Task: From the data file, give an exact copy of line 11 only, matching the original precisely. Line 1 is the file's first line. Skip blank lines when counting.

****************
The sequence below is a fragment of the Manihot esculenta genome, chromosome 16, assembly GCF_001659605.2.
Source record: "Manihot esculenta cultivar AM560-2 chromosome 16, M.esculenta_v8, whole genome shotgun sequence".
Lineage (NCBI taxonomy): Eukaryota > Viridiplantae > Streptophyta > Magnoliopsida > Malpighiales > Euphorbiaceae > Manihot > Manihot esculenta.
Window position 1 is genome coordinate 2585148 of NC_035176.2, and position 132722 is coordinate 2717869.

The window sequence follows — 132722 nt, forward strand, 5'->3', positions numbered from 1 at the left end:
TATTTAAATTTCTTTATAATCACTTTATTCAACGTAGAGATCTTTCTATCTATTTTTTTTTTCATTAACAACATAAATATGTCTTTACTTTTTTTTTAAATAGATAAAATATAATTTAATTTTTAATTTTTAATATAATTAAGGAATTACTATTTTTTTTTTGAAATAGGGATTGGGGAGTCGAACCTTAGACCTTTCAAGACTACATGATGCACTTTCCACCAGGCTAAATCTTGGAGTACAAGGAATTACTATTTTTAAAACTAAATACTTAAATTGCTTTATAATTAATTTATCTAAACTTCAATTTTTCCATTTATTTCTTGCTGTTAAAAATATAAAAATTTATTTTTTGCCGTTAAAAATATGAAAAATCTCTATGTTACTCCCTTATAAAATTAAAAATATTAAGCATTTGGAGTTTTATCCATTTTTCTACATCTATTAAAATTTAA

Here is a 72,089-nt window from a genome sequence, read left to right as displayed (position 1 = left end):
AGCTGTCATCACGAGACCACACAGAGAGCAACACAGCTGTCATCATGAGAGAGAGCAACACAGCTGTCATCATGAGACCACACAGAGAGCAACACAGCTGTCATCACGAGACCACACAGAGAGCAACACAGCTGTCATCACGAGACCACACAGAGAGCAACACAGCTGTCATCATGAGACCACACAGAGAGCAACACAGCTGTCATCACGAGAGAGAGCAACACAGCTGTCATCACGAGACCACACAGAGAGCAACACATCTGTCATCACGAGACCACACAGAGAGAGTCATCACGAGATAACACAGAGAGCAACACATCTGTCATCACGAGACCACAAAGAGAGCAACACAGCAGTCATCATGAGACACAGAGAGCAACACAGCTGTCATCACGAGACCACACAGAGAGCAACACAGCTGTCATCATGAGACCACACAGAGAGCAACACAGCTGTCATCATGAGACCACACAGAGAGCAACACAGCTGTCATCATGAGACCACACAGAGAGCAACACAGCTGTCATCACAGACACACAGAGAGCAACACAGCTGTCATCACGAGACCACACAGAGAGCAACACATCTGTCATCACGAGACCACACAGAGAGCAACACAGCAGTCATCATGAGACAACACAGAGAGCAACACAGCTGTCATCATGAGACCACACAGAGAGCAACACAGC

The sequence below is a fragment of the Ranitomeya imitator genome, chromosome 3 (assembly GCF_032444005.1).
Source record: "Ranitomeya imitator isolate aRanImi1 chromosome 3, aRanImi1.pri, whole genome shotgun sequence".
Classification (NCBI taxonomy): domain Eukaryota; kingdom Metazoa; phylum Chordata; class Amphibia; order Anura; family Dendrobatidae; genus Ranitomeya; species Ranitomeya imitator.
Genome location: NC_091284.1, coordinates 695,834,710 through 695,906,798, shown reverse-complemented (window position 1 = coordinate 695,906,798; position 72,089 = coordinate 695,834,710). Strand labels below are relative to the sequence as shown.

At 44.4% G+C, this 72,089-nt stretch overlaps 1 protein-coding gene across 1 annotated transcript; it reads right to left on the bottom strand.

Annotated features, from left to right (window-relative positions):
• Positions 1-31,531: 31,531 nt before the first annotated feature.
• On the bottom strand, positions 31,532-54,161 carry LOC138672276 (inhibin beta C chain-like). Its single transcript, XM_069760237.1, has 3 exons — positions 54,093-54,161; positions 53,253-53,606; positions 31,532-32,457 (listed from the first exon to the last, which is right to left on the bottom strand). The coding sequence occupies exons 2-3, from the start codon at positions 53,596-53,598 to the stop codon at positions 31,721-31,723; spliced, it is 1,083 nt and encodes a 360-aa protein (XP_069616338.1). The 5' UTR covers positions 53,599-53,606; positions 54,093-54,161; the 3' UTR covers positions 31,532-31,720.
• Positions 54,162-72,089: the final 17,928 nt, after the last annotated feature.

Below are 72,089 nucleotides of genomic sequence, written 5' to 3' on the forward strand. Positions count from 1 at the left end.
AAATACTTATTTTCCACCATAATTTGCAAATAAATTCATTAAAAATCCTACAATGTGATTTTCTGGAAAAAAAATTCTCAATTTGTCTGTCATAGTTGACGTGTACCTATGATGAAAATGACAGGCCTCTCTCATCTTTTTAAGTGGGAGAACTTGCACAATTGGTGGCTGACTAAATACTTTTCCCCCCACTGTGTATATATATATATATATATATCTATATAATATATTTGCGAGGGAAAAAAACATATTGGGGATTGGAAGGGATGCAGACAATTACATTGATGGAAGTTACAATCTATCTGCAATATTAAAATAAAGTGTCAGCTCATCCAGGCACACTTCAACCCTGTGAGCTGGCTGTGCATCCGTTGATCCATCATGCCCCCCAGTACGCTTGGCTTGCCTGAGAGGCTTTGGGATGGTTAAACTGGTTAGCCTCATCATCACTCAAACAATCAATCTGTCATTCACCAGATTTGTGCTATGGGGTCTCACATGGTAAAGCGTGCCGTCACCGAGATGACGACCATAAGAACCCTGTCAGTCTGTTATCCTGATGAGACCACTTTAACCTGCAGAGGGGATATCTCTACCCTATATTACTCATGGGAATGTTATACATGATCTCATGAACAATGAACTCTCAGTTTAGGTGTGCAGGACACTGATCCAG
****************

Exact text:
Classification (NCBI taxonomy): domain Eukaryota; kingdom Metazoa; phylum Chordata; class Amphibia; order Anura; family Dendrobatidae; genus Ranitomeya; species Ranitomeya imitator.